Social Media for Social Good

59% of the UK population have active social media accounts and local charities looking to raise donations and gain support need to capitalise on that.

Grant Robson 19th February 2016

Social Media for Social Good

Social media sites such as Linked in, Twitter and Facebook are an important element of people’s lives – almost everyone has an account these days! More importantly, people of all ages are now socially active online – from teenagers to people in their sixties, seventies and eighties.

With the increased use of social media as a means of communicating it has almost become imperative for charities and community groups to integrate these channels as part of their communications plans.

Below is a brief guide of WHY and HOW.


No website?

Many smaller charities and community groups do not have the budget to have a website built and maintained and yet it is very important for these groups to promote themselves to potential donors and supporters.

If you are small shire Dorset based lunch club which is completely volunteer led you might be fully reliant on donations and volunteers to operate and yet because you don’t have any budget to build a website and promote your great work you feel you are caught in a Catch 22.

The simple answer is to create a Facebook/Twitter/Linked in page – it costs nothing to set up and it can be easily managed by staff, volunteers and even sometimes by the very same people your group is helping.

Make it Easy for People to Donate

You have to make it easy to your supporters to donate online. If you have a donations page set up for online fundraising the easiest way to reach potential donors is to share it through social media. At the end of the day, people who like your organisation (and show that by ‘liking’ your Facebook page and following you on Twitter) are more likely to donate to you!

Targeted Messaging and Fundraising Through Social Media Advertising

Targeting advertising through social media is among one of the most cost-effective methods charities and community groups can use to reach out to new and existing audiences.

Through Facebook, for example, charities and community groups can spend as little as £1 and reach through to audiences they would like to target – for example ladies over the age of 50 in West Dorset who are interested in volunteering and community activities.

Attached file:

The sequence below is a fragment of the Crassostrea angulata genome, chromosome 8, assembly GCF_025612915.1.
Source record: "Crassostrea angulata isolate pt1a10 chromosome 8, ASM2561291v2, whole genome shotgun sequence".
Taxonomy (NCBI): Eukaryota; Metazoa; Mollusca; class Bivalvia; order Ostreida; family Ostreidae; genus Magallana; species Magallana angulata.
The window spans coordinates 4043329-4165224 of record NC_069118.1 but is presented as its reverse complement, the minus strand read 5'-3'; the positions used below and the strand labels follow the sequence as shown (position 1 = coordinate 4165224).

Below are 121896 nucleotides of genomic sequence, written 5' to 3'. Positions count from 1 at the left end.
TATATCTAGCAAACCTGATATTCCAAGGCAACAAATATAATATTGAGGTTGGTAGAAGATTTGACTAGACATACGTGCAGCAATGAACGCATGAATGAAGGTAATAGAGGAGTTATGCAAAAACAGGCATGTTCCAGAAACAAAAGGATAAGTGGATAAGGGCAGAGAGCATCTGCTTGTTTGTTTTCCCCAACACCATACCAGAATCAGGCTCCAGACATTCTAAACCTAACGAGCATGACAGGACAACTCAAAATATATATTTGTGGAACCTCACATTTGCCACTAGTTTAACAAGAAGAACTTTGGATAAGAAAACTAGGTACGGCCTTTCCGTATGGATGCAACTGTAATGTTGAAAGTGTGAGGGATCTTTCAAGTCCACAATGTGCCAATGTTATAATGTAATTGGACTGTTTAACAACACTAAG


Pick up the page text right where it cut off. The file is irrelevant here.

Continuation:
If you are not sure about content the best advice is to keep it as simple as possible – short posts (no longer than three sentences) and also pictures. Pictures are very important and the rule of the thumb is that every post should include a picture – even if it is a generic stock one!

If you do have a website and would like to signpost people to particular pages do not forget to include links to the social media posts – an easy way to drive traffic to key pages.

Managing a Social Media Page

Volunteers, trustees and staff can manage your charity’s social media page – all you need is someone with a good understanding of your organisation and also how social media sites work.

If you decide that volunteers are going to help you manage it an easy dos and don’ts session will help them understand the parameters of content, frequency and the tone of voice they should be using.

Enter the Conversation/Campaign

You can use your social media page not only to reach out and communicate with supporters but also to join in the conversation and campaign with other charity organisations, local and central government etc….. as I said everyone is communicating socially these days, make the most of this opportunity!

To be continued……..

Tag the Foundation on Facebook, tweet us on Twitter, like, share and re-tweet – we encourage all funded groups to get in touch with us on social media.

If you would like to promote a project funded by us please don’t forget to use #DCFgrant.

For further details on promoting your award please click here.

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